Paul Simon, the master lyricist and musician, has left an indelible mark on the music world with his timeless compositions. While many recognize his iconic work with Simon & Garfunkel and his solo ventures, some may be unaware of the lesser-known gems where his talent shines. Here are three songs where Paul Simon’s genius quietly takes center stage, leaving listeners in awe of his versatility.
1. “Fast Car” by Wyclef Jean (2007)
In an unexpected pairing, Paul Simon joined forces with Haitian-American rapper Wyclef Jean on the track “Fast Car.” Not only did Simon co-write the song, but he also graced it with his soulful vocals. In a verse that resonates with hope, Simon sings, “When that fast car picks you up / You will weep and smile and see / Heaven in the headlights / Mile after mile after mile after mile.” This collaboration showcased Simon’s ability to seamlessly blend his voice with diverse musical styles, contributing to the success of Jean’s album “Carnival Vol. II: Memoirs of an Immigrant.”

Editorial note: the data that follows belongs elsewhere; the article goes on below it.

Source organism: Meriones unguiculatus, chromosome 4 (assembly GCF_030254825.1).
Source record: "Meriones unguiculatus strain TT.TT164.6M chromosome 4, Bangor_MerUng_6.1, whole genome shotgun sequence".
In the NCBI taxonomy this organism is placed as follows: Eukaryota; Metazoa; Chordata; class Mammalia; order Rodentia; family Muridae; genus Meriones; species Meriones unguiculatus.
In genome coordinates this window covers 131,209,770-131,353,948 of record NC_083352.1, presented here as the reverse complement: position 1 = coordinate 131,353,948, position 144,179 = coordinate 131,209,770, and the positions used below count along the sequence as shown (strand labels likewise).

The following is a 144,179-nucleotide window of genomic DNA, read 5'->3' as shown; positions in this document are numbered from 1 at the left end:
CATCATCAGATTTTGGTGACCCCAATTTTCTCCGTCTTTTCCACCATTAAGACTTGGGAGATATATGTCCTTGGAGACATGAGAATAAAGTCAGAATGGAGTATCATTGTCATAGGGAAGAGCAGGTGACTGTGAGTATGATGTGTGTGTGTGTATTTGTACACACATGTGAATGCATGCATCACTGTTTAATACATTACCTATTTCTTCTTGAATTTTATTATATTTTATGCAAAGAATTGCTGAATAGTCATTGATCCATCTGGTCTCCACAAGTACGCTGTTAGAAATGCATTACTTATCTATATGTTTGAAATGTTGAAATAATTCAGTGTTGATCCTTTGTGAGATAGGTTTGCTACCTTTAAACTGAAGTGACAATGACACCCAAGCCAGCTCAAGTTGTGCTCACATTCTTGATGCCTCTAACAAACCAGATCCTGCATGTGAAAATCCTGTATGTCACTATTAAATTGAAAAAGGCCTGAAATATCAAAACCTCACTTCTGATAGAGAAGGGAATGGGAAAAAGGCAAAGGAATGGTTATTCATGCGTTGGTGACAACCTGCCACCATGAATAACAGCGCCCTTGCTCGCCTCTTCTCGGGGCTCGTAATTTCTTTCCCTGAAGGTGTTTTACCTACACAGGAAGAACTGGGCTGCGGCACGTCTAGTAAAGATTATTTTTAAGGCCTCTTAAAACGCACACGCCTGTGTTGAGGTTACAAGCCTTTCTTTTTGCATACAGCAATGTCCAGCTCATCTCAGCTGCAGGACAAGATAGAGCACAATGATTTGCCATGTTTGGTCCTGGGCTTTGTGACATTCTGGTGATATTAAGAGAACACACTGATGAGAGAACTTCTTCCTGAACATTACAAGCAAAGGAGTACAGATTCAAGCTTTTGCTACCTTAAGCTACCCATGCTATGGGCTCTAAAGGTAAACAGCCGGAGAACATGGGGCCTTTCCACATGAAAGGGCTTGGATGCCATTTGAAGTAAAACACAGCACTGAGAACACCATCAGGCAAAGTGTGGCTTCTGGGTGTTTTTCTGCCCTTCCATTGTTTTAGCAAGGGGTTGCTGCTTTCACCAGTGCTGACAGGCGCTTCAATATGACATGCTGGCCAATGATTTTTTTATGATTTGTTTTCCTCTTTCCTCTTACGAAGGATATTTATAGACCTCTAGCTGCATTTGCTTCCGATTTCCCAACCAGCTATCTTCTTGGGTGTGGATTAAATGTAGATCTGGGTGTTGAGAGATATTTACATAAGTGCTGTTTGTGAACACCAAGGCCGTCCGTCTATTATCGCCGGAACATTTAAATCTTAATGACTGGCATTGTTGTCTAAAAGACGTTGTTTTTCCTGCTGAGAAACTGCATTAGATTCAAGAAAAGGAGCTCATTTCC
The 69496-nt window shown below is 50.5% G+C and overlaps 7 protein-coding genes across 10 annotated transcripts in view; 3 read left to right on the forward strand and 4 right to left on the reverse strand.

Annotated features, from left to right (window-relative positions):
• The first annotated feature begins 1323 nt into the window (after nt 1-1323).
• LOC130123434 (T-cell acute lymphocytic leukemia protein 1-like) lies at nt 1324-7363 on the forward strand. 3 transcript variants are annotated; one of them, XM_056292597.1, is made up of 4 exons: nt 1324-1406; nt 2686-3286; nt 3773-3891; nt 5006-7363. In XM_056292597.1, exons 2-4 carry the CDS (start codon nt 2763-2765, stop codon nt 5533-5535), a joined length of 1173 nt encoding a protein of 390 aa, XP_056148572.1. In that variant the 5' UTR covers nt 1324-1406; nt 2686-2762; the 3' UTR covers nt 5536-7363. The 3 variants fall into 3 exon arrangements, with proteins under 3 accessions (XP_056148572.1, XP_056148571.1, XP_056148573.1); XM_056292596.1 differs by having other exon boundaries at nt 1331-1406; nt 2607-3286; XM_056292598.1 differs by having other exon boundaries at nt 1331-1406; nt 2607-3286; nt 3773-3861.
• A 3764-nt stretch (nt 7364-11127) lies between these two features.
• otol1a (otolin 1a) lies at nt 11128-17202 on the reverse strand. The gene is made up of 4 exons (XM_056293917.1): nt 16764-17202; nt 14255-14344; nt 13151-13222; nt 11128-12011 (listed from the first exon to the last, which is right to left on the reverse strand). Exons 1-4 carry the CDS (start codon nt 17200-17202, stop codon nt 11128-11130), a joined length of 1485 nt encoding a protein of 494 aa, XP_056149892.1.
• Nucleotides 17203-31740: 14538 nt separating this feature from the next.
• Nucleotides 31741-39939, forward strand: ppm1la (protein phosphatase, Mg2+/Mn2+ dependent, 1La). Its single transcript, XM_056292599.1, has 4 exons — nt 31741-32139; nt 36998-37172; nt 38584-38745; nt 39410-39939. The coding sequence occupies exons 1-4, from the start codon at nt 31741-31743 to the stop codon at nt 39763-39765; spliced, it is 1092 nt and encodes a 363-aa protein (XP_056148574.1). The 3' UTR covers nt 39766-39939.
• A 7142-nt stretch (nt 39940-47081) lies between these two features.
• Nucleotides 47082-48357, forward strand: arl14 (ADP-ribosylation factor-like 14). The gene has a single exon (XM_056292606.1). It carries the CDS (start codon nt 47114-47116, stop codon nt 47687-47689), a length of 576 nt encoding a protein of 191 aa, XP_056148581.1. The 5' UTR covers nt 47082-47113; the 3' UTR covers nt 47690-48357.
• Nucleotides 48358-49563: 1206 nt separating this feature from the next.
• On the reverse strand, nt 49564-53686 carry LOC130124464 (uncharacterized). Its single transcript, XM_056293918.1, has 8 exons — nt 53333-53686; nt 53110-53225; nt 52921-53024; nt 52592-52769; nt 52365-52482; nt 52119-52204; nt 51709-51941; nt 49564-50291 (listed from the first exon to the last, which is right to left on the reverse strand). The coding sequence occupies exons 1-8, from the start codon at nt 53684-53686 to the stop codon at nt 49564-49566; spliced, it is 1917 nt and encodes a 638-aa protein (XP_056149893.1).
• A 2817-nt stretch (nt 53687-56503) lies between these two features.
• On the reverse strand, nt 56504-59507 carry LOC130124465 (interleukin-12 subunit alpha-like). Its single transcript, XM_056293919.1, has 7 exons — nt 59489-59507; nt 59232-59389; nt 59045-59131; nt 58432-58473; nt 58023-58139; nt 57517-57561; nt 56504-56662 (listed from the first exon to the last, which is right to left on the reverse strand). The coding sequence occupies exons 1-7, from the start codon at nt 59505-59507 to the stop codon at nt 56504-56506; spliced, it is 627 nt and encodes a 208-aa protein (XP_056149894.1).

2. “The Boxer” (Cover) by Mumford & Sons (2012)
Mumford & Sons, the acclaimed folk-rock band, paid homage to Simon & Garfunkel’s classic “The Boxer” by crafting a heartfelt cover. While Marcus Mumford led the vocals, Paul Simon’s presence was felt as he provided background vocals and showcased his electric guitar skills alongside the cheerful banjo and Dobro played by Jerry Douglas. This rendition, featured on Mumford & Sons’ Grammy Album of the Year “Babel,” beautifully captured the essence of the original while infusing it with a fresh, contemporary spirit.
3. “Walk Tall” by Ziggy Marley (2009)
Ziggy Marley, the renowned reggae artist, enlisted Paul Simon’s harmonious vocals for the uplifting track “Walk Tall.” Simon’s soft-spoken supporting harmonies blended seamlessly with Marley’s lead vocals, creating a soul-stirring anthem. Together, they sang, “Walk tall, walk tall / Even if you fall get up / Stand tall, stand tall / Even if you fall get up,” spreading a message of resilience and strength. This collaboration, featured on Marley’s album “Family Time,” not only resonated with listeners but also contributed to a noble cause, as a portion of the album’s proceeds supported education initiatives in Jamaica.